As with any prescription medicine, Viagra and the other erection dysfunction medications can have some side effects. Most are minor and should disappear shortly after you begin using the drug. Such side effects include changes in color vision, diarrhea, difficulty falling asleep or staying asleep, flushing, headache, heartburn, muscle aches, nosebleeds, numbness, or sensitivity to light. Less common but more serious side effects include blurred vision, chest pain, dizziness, fainting, sudden loss of hearing or vision, shortness of breath, or an erection that lasts for more than four hours.

Cialis

Known generically as tadalafil, Cialis comes in two basic forms — daily and as-needed.  Available in 2.5- and 5-milligram tablets, Cialis for daily use is taken once daily, preferably at the same time of day each day. If you’re using Cialis for daily use, you should be ready for sexual activity whenever the need arises. In its 36-hour form, Cialis comes in 5-, 10-, and 20-milligram tablets and should ideally be taken at least 30 minutes before sexually activity. Once you’ve taken this longer-acting form of the drug, you should be ready for sex any time within the next 36 hours.

Although side effects are minimal, those observed in patients taking Cialis for daily use include back pain, flushing, headache, indigestion, muscle ache, nasal congestion, and pain in a limb. Although still relatively uncommon, these same side effects were observed with slightly greater frequency in men who were taking 36-hour Cialis.

Erection dysfunction medications are safe for most healthy men, but consult with your doctor if you experience side effects that persist.

Erection dysfunction medications are safe for most healthy men, but consult with your doctor if you experience side effects that persist.

Levitra and Staxyn

Vardenafil is the chemical compound marketed under the trade names Levitra and Staxyn. This drug is available in two forms: a tablet that can be swallowed with water or a rapidly dissolving tablet that breaks down in the mouth and can be taken without water. Ideally, Levitra and Staxyn should be taken an hour before sexual activity. Their effects are likely to wear off after four or five hours.

Minor side effects of vardenafil include flu-like symptoms, flushing, headache, heartburn, runny or stuffy nose, and upset stomach, most of which are likely to disappear after you’ve been taking the drug for an extended period. Although rare, some more serious side effects may occur. These include blurred vision, decrease or loss of hearing or vision, difficulty breathing or swallowing, dizziness, an erection that lasts for four hours or more, hives, hoarseness, rash, or ringing in the ears. Consult your doctor if any of these more serious side effects occur.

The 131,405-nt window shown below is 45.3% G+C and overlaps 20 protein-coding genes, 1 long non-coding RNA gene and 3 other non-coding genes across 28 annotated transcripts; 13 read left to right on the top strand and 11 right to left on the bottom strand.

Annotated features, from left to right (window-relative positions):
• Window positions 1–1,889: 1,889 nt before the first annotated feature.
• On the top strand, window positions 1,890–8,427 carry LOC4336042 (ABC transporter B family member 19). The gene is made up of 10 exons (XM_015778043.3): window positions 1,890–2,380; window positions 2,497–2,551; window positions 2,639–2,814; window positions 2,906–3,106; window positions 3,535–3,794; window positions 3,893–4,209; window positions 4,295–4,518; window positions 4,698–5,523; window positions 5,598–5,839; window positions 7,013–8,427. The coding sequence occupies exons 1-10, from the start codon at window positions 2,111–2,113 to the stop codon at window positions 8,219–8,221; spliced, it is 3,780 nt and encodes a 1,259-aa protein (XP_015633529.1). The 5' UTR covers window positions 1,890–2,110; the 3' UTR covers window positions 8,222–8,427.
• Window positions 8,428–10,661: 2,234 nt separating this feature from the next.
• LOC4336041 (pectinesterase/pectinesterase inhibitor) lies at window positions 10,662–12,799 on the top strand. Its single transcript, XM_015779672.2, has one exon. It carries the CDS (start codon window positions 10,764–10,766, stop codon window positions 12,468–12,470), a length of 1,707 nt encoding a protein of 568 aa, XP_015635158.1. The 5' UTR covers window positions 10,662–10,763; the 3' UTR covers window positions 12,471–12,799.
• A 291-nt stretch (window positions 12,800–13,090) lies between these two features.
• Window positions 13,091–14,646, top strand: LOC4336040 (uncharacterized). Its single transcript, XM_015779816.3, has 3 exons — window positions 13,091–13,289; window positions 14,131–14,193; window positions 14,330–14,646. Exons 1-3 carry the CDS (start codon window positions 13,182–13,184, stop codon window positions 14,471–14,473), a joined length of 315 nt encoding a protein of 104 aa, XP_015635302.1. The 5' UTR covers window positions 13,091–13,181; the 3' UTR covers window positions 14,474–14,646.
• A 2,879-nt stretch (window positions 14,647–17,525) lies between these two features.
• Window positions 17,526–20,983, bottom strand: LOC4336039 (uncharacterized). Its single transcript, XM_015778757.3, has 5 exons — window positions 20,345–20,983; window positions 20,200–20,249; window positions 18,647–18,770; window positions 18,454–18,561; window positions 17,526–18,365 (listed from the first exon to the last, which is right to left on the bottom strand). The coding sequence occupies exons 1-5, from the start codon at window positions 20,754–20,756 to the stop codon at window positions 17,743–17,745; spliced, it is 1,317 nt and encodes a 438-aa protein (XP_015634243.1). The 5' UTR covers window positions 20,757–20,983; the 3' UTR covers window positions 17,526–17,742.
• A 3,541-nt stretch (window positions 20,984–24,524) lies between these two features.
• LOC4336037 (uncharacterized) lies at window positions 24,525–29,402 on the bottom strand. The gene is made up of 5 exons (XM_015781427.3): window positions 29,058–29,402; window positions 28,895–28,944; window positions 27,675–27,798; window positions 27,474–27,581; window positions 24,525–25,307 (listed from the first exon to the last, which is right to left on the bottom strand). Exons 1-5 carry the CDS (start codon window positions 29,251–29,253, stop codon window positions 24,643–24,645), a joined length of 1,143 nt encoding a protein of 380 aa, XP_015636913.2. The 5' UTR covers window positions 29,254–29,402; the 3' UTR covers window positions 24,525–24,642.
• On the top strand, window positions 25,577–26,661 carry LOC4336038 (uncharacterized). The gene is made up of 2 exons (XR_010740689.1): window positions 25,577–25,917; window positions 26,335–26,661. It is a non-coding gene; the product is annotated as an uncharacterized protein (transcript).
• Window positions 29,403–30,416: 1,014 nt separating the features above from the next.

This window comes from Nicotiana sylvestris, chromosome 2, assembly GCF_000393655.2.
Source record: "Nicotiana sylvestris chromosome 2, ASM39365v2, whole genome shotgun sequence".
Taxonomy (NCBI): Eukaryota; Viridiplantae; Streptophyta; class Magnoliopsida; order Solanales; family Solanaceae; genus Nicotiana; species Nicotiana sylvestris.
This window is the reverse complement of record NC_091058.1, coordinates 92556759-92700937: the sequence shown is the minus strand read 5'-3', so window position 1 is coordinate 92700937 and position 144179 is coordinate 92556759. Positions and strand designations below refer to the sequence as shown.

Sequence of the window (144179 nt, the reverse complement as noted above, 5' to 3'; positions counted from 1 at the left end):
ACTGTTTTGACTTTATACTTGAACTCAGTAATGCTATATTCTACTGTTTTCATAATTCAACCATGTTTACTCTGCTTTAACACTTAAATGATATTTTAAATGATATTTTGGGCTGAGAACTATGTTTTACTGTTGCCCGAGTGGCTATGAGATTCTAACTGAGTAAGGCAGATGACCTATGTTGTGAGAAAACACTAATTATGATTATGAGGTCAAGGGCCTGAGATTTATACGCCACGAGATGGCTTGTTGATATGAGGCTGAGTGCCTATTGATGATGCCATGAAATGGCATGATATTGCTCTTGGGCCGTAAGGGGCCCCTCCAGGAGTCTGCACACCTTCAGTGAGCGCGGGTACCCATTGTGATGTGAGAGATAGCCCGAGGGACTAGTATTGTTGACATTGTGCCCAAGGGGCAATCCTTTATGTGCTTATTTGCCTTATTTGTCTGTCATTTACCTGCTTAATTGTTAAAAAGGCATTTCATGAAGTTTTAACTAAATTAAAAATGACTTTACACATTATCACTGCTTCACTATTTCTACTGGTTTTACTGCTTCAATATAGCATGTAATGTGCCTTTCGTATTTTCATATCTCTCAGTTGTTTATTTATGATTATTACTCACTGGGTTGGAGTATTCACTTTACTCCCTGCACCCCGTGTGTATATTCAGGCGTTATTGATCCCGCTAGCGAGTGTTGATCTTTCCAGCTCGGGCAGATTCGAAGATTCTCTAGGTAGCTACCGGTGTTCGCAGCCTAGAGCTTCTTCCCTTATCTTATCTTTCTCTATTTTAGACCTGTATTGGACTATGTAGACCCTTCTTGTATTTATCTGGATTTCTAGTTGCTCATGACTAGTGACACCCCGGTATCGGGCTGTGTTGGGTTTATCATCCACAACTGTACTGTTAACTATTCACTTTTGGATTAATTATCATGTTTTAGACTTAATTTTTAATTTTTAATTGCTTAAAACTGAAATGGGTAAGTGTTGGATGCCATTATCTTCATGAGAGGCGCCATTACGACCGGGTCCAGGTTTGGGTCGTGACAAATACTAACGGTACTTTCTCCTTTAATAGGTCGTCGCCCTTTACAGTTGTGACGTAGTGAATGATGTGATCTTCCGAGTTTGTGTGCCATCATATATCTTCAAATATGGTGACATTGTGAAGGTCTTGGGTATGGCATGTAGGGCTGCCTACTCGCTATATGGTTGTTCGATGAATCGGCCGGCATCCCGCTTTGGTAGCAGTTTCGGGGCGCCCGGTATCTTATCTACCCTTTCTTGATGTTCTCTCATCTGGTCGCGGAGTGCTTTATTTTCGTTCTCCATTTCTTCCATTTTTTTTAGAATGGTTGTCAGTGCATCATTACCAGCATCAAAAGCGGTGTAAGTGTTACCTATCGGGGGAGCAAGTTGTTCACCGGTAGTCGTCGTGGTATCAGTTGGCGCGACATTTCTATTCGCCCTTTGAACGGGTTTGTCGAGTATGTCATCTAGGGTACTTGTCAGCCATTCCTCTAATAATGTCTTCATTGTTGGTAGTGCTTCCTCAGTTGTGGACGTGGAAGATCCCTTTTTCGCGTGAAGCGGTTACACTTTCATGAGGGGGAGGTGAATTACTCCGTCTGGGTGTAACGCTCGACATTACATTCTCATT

Stendra

Stendra, known generically as avanafil, is the most recent medication approved by the FDA for the treatment of erection dysfunction. Approved in 2012, Stendra comes in tablet form and should be taken roughly 30 minutes before sexual activity. The drug’s effects can last for up to six hours.

The most common side effects of avanafil are blurred vision, flushing, headache, runny or stuffy nose, and sore throat. Consult your doctor immediately if you should experience any of the following after taking avanafil: a sudden hearing decrease or loss, a sudden loss of vision in one or both eyes, or an erection that lasts for four hours or more.

Only Once Every 24 Hours

Don’t take any of the PDE5 inhibitors more than once in a 24-hour period unless expressly directed to do so by a medical professional.

If erection dysfunction has become a problem for you, you’ll probably find that taking one of the ED medications available through eDrugstore.com can pave the way for your return to a normal and healthy sex life. Although these medications cannot cure erection dysfunction, they do allow ED sufferers to achieve and maintain an erection when taken as directed.

Don Amerman is a freelance author who writes extensively about a wide array of nutrition and health-related topics.

Photo credits: latiov9, MyDearValentin, Medical Studies in Pakistan

 

Don Amerman has spent more than three decades in the business of writing and editing. During the last 15 years, his focus has been on freelance writing. For almost all of his writing, He has done all of his own research, both online and off, including telephone and face-to-face interviews where possible. Don Amerman on Google+